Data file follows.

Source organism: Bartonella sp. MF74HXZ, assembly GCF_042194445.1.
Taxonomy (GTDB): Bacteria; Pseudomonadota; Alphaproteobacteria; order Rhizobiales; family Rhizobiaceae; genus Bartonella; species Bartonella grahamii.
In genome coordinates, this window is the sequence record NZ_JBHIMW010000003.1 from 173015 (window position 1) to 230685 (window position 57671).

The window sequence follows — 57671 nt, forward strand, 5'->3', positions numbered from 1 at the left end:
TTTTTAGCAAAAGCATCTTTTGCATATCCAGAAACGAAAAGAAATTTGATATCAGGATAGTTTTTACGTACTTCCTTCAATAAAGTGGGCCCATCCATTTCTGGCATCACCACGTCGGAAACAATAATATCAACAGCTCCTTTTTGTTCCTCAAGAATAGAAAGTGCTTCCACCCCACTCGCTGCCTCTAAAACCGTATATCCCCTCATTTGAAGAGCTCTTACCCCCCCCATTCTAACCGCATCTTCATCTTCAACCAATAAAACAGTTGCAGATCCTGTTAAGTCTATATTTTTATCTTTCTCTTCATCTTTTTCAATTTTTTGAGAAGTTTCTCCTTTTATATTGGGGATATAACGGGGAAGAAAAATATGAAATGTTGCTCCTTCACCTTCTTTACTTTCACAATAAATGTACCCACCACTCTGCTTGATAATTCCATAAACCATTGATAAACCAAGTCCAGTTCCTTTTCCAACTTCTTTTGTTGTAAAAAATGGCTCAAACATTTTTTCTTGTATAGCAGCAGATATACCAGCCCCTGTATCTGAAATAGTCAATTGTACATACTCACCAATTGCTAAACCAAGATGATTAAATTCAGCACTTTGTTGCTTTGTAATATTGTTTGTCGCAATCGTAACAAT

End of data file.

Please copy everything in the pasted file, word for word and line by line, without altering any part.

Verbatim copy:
Source organism: Bartonella sp. MF74HXZ, assembly GCF_042194445.1.
Taxonomy (GTDB): Bacteria; Pseudomonadota; Alphaproteobacteria; order Rhizobiales; family Rhizobiaceae; genus Bartonella; species Bartonella grahamii.
In genome coordinates, this window is the sequence record NZ_JBHIMW010000003.1 from 173015 (window position 1) to 230685 (window position 57671).

The window sequence follows — 57671 nt, forward strand, 5'->3', positions numbered from 1 at the left end:
TTTTTAGCAAAAGCATCTTTTGCATATCCAGAAACGAAAAGAAATTTGATATCAGGATAGTTTTTACGTACTTCCTTCAATAAAGTGGGCCCATCCATTTCTGGCATCACCACGTCGGAAACAATAATATCAACAGCTCCTTTTTGTTCCTCAAGAATAGAAAGTGCTTCCACCCCACTCGCTGCCTCTAAAACCGTATATCCCCTCATTTGAAGAGCTCTTACCCCCCCCATTCTAACCGCATCTTCATCTTCAACCAATAAAACAGTTGCAGATCCTGTTAAGTCTATATTTTTATCTTTCTCTTCATCTTTTTCAATTTTTTGAGAAGTTTCTCCTTTTATATTGGGGATATAACGGGGAAGAAAAATATGAAATGTTGCTCCTTCACCTTCTTTACTTTCACAATAAATGTACCCACCACTCTGCTTGATAATTCCATAAACCATTGATAAACCAAGTCCAGTTCCTTTTCCAACTTCTTTTGTTGTAAAAAATGGCTCAAACATTTTTTCTTGTATAGCAGCAGATATACCAGCCCCTGTATCTGAAATAGTCAATTGTACATACTCACCAATTGCTAAACCAAGATGATTAAATTCAGCACTTTGTTGCTTTGTAATATTGTTTGTCGCAATCGTAACAAT